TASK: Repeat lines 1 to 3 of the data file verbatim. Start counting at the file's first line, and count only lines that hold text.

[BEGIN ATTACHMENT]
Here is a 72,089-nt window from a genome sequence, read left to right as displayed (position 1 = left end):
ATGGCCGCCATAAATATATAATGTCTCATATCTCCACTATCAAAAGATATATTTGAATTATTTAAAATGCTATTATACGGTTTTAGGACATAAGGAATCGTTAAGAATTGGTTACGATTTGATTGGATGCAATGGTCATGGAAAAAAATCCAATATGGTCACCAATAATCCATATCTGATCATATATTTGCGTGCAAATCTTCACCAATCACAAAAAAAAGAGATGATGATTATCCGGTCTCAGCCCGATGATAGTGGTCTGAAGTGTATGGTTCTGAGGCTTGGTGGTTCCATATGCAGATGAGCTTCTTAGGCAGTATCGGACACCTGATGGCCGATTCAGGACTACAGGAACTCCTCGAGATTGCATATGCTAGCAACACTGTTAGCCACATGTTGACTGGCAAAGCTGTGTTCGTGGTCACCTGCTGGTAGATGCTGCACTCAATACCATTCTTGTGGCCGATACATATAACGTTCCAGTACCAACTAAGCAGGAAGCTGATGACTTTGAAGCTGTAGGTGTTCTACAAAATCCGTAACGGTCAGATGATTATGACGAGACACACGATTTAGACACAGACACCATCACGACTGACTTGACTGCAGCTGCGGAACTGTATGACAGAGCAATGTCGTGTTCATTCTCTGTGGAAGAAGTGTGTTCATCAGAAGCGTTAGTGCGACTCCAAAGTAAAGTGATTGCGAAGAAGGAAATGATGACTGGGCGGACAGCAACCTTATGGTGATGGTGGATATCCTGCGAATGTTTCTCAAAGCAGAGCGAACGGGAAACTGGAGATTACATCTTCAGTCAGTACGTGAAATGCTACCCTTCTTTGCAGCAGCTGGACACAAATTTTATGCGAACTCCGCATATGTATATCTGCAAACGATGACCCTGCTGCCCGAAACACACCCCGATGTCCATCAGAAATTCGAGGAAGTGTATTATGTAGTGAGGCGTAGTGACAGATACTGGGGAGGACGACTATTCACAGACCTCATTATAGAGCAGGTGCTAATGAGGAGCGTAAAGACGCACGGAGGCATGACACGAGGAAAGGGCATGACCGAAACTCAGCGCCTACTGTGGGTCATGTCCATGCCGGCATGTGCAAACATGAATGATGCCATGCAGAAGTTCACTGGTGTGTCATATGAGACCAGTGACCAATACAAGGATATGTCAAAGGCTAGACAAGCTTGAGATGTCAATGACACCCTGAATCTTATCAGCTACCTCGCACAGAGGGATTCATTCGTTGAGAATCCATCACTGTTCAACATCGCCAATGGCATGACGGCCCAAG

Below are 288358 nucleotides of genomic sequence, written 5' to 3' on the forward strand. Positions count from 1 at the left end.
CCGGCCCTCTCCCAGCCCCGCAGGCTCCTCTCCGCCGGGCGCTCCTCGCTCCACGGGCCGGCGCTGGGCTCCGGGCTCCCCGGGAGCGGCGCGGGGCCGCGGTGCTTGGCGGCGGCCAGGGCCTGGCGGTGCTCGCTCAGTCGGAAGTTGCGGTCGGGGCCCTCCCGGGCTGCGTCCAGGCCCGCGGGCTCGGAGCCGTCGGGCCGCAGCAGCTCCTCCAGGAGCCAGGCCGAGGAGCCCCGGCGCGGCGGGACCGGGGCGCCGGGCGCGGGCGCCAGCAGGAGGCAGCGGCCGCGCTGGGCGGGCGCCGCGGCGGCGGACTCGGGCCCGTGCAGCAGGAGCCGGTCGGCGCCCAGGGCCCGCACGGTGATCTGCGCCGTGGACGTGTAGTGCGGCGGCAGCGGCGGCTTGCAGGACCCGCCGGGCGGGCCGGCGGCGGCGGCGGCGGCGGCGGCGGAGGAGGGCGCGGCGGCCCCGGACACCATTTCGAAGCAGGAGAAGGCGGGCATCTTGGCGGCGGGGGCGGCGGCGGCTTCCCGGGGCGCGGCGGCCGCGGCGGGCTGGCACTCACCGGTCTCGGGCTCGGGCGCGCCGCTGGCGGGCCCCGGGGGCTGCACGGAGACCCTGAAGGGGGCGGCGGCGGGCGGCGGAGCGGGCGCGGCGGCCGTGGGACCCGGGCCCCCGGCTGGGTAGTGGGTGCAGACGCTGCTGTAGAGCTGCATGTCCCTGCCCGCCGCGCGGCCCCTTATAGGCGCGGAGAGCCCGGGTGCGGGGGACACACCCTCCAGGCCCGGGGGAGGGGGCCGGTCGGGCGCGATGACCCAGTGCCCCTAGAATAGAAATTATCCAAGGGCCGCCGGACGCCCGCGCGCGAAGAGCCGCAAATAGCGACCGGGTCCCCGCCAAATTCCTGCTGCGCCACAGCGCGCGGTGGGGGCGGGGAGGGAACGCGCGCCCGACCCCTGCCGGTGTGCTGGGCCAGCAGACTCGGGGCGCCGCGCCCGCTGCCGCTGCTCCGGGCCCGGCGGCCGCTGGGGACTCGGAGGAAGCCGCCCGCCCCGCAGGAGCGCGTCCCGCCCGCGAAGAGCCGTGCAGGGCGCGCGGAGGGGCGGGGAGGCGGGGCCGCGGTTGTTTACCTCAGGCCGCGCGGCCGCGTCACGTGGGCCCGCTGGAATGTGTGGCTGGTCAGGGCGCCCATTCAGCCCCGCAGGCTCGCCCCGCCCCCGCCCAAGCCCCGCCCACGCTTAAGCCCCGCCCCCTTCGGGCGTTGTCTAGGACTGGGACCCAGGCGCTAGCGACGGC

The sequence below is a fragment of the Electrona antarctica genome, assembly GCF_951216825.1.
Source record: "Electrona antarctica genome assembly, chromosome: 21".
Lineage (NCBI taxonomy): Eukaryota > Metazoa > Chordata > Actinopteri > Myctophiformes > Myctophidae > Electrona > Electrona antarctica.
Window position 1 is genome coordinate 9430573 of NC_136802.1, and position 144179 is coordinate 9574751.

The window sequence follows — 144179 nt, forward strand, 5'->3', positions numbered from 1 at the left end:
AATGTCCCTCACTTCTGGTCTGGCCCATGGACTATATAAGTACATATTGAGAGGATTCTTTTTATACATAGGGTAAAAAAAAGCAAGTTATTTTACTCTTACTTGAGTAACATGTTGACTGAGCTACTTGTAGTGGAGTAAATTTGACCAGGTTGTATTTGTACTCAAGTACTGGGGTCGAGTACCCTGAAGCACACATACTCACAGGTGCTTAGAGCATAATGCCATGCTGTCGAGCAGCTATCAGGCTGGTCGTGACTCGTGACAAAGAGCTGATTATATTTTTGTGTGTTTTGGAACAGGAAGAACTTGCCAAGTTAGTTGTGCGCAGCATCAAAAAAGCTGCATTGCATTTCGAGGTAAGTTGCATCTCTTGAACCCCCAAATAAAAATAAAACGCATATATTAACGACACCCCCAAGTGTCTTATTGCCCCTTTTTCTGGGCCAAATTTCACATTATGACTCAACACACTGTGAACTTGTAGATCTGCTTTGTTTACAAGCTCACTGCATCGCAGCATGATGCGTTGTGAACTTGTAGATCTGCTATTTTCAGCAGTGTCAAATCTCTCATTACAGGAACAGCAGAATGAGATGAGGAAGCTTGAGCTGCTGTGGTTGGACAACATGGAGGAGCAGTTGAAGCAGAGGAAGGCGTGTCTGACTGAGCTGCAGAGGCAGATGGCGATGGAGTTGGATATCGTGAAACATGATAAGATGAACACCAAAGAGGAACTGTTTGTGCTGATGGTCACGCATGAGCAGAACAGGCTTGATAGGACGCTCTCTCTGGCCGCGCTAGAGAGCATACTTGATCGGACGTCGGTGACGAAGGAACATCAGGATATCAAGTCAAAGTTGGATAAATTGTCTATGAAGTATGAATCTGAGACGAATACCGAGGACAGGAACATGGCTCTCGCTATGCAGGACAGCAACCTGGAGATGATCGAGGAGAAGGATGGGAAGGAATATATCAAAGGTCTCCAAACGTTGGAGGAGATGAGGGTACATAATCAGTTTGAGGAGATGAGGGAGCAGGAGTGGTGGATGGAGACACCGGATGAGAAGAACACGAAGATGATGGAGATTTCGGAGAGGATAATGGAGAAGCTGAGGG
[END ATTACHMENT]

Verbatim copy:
Here is a 72,089-nt window from a genome sequence, read left to right as displayed (position 1 = left end):
ATGGCCGCCATAAATATATAATGTCTCATATCTCCACTATCAAAAGATATATTTGAATTATTTAAAATGCTATTATACGGTTTTAGGACATAAGGAATCGTTAAGAATTGGTTACGATTTGATTGGATGCAATGGTCATGGAAAAAAATCCAATATGGTCACCAATAATCCATATCTGATCATATATTTGCGTGCAAATCTTCACCAATCACAAAAAAAAGAGATGATGATTATCCGGTCTCAGCCCGATGATAGTGGTCTGAAGTGTATGGTTCTGAGGCTTGGTGGTTCCATATGCAGATGAGCTTCTTAGGCAGTATCGGACACCTGATGGCCGATTCAGGACTACAGGAACTCCTCGAGATTGCATATGCTAGCAACACTGTTAGCCACATGTTGACTGGCAAAGCTGTGTTCGTGGTCACCTGCTGGTAGATGCTGCACTCAATACCATTCTTGTGGCCGATACATATAACGTTCCAGTACCAACTAAGCAGGAAGCTGATGACTTTGAAGCTGTAGGTGTTCTACAAAATCCGTAACGGTCAGATGATTATGACGAGACACACGATTTAGACACAGACACCATCACGACTGACTTGACTGCAGCTGCGGAACTGTATGACAGAGCAATGTCGTGTTCATTCTCTGTGGAAGAAGTGTGTTCATCAGAAGCGTTAGTGCGACTCCAAAGTAAAGTGATTGCGAAGAAGGAAATGATGACTGGGCGGACAGCAACCTTATGGTGATGGTGGATATCCTGCGAATGTTTCTCAAAGCAGAGCGAACGGGAAACTGGAGATTACATCTTCAGTCAGTACGTGAAATGCTACCCTTCTTTGCAGCAGCTGGACACAAATTTTATGCGAACTCCGCATATGTATATCTGCAAACGATGACCCTGCTGCCCGAAACACACCCCGATGTCCATCAGAAATTCGAGGAAGTGTATTATGTAGTGAGGCGTAGTGACAGATACTGGGGAGGACGACTATTCACAGACCTCATTATAGAGCAGGTGCTAATGAGGAGCGTAAAGACGCACGGAGGCATGACACGAGGAAAGGGCATGACCGAAACTCAGCGCCTACTGTGGGTCATGTCCATGCCGGCATGTGCAAACATGAATGATGCCATGCAGAAGTTCACTGGTGTGTCATATGAGACCAGTGACCAATACAAGGATATGTCAAAGGCTAGACAAGCTTGAGATGTCAATGACACCCTGAATCTTATCAGCTACCTCGCACAGAGGGATTCATTCGTTGAGAATCCATCACTGTTCAACATCGCCAATGGCATGACGGCCCAAG

Below are 288358 nucleotides of genomic sequence, written 5' to 3' on the forward strand. Positions count from 1 at the left end.